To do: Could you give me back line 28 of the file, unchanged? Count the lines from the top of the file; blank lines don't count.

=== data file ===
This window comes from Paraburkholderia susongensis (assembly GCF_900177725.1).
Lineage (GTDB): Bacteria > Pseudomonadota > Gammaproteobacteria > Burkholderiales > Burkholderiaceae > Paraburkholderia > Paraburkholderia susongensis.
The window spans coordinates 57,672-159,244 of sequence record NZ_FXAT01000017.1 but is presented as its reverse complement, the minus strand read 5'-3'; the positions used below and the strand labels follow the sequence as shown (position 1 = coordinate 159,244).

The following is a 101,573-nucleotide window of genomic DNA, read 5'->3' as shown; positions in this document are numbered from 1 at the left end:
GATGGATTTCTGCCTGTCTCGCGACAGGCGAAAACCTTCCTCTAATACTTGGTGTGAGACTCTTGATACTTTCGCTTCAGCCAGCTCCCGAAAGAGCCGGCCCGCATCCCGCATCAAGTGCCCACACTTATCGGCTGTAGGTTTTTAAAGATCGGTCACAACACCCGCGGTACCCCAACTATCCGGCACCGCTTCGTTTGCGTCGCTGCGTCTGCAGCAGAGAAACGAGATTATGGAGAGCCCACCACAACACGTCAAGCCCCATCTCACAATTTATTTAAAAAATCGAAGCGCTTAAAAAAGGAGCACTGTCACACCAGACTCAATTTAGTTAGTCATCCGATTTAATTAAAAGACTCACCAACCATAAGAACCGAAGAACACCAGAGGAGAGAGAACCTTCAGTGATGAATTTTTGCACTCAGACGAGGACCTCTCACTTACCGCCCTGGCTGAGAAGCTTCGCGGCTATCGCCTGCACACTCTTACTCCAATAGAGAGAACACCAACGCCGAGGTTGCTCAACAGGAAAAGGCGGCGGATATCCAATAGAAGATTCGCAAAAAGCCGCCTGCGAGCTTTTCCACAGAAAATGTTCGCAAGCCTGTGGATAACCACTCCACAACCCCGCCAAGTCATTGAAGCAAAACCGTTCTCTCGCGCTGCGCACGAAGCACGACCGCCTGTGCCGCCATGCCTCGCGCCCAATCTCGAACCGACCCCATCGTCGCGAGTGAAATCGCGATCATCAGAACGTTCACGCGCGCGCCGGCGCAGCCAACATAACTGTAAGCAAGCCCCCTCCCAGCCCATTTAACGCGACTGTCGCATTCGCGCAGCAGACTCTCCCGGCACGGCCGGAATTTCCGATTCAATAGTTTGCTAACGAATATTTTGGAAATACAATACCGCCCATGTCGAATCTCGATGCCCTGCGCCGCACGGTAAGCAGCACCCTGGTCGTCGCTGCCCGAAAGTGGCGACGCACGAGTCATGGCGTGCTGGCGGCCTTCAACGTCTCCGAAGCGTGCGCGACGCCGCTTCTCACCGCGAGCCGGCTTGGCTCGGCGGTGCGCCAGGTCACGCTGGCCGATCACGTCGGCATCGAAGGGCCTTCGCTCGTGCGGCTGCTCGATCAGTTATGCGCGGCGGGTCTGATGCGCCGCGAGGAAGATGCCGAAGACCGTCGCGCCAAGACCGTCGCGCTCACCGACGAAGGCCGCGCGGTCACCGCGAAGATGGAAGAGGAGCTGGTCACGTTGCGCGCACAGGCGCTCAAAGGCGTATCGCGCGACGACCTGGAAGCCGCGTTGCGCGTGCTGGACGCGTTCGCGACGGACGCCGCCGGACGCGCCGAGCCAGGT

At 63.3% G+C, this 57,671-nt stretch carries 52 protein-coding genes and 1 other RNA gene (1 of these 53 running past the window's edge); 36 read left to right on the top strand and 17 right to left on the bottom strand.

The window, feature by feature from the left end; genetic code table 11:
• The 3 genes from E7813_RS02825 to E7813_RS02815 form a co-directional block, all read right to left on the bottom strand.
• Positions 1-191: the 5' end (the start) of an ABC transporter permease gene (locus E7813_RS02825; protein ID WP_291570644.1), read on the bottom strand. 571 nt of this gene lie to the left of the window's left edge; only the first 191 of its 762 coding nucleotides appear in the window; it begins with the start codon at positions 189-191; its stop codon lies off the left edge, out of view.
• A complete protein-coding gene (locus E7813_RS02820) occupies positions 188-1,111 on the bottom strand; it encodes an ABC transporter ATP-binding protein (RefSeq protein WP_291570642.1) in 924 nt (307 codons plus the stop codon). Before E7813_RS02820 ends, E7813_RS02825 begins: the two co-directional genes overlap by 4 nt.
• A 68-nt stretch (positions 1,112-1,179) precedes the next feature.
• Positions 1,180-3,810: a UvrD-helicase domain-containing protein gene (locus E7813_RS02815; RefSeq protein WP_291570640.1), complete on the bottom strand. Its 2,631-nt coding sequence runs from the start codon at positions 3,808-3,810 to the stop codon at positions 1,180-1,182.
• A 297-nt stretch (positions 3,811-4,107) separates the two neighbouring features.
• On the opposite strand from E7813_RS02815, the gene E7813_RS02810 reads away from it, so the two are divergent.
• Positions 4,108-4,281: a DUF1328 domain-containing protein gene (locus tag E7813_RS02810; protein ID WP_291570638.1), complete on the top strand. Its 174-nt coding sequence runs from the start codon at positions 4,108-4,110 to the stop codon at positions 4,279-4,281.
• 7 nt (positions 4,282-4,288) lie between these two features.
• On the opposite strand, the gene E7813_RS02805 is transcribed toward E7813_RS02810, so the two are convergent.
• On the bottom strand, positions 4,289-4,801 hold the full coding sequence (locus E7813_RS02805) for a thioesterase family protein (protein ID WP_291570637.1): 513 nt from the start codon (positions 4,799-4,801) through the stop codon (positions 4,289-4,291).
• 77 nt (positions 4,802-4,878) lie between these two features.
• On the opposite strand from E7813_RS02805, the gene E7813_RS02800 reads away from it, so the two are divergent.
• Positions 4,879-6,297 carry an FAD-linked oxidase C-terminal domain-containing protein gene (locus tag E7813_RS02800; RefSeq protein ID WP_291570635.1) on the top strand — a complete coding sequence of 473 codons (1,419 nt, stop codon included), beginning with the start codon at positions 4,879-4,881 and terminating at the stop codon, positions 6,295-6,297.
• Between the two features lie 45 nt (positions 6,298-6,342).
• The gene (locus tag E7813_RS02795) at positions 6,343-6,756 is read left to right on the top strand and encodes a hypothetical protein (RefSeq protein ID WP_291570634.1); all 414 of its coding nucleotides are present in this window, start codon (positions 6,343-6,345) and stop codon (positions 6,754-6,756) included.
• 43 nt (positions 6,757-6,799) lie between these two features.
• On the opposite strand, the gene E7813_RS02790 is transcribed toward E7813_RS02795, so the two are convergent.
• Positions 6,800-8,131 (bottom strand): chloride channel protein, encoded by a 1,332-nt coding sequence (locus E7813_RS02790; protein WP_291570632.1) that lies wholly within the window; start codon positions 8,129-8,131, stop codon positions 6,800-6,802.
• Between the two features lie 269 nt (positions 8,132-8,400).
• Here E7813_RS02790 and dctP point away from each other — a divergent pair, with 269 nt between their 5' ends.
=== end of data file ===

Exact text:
• Here E7813_RS02790 and dctP point away from each other — a divergent pair, with 269 nt between their 5' ends.